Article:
​Riding past snow banks, I work my way up to Crater Lake.
It's a fun ride to the rim, and then I see it.  Before me is one of the true wonders of the world.  A place so beautiful, and pristine it is breathtaking, Crater Lake.  Visibility is perfect and the lake can be seen in all its glory.  The water so blue it looks painted.  The surrounding mountains cradle it, holding it up to the sky. 

The beauty and majesty of Crater Lake.
Traffic is very light, and there are no RVs.  We are lucky this day, about half the time the lake is clouded in mist and fog, especially in the afternoons.

The pictures are not computer tricks, the water is really that blue, and clear.  Also very cold.

This is the deepest lake in the country, close to 2000 feet and is a closed system.  No streams or creeks enter it. The water coming in only clean and pure rain water, and snow melt. 

We get off the bikes and take pictures and stare at the gem before us.  This is a quiet place.  I am totally awestruck.  I can now understand the pull this place can have on people.
Humbled and awed, I proudly pose by this Masterpiece of
We ride the rim road stopping at numerous vistas, getting all the pictures we can.  I don't even feel the chilly air.  Of all the places and wonders I have traveled to, and seen, this mountain lake ranks right up there with the Grand Canyon for the number 1 spot.  To me its a toss up.

The lodge at Crater Lake looks like a good place to stay.  I bet its nice too look out your balcony over the azur lake.

While taking pictures at one of the overlooks the decision is made to drop down off the mountain to camp. Too cold up here.

With the sun dipping down below the mountains we leave this strikingly beautiful place.  How can I ever hope to convey how spectacular this place is, without y'all seeing it?

SR 62 takes us off the mountain to SR 230.

We ride among the tall trees in the late afternoon, looking for a campground.  We find one at Union Creek.  A federal campground.  It is a quiet place in the forest with a nearby river cascading down the rocks.  We find a nice spot and pitch out tents.  I set mine up with the front door looking out to the river.  I like to pitch my tent so I have a view.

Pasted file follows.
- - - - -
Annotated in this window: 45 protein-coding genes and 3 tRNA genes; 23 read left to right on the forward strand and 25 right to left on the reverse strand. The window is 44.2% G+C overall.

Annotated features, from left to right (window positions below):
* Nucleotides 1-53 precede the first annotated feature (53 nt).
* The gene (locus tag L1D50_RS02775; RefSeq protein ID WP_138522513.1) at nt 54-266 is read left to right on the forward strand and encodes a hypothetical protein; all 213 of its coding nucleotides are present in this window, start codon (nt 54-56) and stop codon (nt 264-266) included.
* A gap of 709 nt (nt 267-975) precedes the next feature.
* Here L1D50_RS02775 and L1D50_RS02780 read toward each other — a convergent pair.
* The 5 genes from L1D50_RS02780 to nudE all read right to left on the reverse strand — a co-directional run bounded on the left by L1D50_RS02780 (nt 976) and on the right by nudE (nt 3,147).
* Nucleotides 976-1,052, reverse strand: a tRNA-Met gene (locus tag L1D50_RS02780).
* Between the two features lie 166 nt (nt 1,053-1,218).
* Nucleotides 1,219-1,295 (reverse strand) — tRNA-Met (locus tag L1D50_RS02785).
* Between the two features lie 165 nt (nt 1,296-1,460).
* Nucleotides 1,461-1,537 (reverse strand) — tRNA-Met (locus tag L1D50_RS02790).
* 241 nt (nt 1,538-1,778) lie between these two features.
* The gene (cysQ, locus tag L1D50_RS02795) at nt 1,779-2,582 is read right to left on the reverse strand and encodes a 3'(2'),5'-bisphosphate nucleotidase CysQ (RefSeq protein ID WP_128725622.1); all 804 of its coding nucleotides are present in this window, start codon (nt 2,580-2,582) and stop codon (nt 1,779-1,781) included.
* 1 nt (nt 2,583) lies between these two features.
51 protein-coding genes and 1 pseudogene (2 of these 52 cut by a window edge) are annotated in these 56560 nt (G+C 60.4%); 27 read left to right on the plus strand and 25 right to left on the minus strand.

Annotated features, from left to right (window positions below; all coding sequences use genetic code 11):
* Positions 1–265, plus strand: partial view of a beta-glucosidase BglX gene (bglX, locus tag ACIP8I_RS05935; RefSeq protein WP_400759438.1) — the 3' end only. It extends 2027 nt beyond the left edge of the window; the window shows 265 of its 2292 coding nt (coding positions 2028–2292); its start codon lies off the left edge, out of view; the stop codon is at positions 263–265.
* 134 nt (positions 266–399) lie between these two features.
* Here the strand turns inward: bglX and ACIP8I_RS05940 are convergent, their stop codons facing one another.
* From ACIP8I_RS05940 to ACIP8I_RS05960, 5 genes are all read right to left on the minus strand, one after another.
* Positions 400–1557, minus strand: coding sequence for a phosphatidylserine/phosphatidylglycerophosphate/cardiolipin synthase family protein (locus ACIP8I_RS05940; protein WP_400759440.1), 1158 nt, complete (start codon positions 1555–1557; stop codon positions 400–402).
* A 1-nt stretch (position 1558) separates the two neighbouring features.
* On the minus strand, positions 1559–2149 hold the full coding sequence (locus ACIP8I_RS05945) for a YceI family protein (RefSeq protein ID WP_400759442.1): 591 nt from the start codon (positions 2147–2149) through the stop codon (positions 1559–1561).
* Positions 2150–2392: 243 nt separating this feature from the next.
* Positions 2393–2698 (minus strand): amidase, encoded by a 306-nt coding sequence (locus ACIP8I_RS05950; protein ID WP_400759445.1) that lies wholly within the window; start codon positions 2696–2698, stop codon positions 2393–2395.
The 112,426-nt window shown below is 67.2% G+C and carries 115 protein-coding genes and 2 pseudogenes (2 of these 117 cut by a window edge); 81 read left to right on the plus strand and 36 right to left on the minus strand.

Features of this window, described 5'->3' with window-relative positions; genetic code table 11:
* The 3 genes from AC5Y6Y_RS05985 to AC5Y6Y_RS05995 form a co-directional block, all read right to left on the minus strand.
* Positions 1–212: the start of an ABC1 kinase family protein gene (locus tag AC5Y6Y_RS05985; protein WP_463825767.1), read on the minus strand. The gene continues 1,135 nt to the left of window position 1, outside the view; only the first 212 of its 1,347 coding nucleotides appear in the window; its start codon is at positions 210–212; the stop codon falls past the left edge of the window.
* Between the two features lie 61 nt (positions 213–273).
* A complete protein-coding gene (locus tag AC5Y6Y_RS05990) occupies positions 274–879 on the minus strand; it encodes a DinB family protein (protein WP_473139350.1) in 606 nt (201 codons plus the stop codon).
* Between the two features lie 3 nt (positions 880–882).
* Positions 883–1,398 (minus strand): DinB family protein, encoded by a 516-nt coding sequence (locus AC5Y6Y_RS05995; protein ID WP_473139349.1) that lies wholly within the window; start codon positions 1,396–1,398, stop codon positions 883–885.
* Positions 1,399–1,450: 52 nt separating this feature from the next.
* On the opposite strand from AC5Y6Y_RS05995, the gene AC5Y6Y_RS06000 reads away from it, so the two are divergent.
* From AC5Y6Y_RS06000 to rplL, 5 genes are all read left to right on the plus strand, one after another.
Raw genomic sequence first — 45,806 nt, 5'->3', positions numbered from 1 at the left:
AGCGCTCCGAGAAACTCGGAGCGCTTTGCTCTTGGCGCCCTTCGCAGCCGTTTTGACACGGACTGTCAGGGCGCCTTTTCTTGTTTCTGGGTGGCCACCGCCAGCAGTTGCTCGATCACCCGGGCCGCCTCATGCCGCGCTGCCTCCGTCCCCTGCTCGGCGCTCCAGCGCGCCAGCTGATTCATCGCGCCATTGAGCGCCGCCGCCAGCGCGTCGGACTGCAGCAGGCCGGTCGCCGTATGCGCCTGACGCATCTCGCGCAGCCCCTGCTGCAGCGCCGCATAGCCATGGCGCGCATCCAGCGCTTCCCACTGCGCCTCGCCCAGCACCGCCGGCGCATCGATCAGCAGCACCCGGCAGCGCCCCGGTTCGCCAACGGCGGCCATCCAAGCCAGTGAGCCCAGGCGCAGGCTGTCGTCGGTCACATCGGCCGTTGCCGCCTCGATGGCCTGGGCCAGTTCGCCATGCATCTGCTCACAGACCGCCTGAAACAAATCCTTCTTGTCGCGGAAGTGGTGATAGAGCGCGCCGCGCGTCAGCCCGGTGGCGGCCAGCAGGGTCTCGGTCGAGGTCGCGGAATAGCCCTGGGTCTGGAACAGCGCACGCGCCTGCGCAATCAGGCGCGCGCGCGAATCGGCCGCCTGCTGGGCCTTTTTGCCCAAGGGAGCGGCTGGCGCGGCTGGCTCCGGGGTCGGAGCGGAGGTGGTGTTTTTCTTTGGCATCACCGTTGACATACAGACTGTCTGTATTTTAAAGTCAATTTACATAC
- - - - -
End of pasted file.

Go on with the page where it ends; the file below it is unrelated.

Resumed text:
It was getting late and the nearest cafe would soon be closing.  So we unloaded as quick as we could and headed to Prospect.

In prospect we found a small cafe called Becky's.  A nice place with good food.

"are you Becky?"

"no not hardly, I'm Molly, no one knows who Becky is"

One day I am going to write a book about life as seen through the eyes of waitresses.  I have flirted and talked with these bastions of the road from coast to coast.  Some are students, some are full time, some are pretty, and some are downright homely, but all have a story to tell.  The waitresses of a local places, differ quite significantly from their chain counterparts.  I guess waiting on strangers, makes one harder, and they require a another approach to make them to be friendly.  They see all kinds of people all day long, where as the local waitress serves friends.  The local waitress is much more into in your travels, and more likely to be a full timer.  She is usually more interested in the places you have been, and things you have seen.  Such is life.

I had some great pork chops at Becky's.

It was only a mile back to the campground so we got back kind of early.  There was no shower so I used the cold water from the sink to sponge off.

I was able to pick up a weak signal, and managed to spend a few minutes with my wife before losing her.
Tomorrow will be another relatively easy day.  We enter the Hotel California, and spend the night in Eureka, but not before we ride the awesome Klamath River Road.  Don Cortez is riding up from the Bay Area to enjoy the fellowship and ride with us.

When the sun went down the temp dropped rapidly.  It was going to be a cold night this close to the Cascades.  I wore a sweat shirt to bed, and wool socks. 

I was cold, and with nothing else to do in the dark woods I got in my sleeping bag.  I skipped my head phones, because I wanted to listen to the water on the rocks just outside my tent.

Not sure what time I fell asleep, but it was early.

Next-Day 9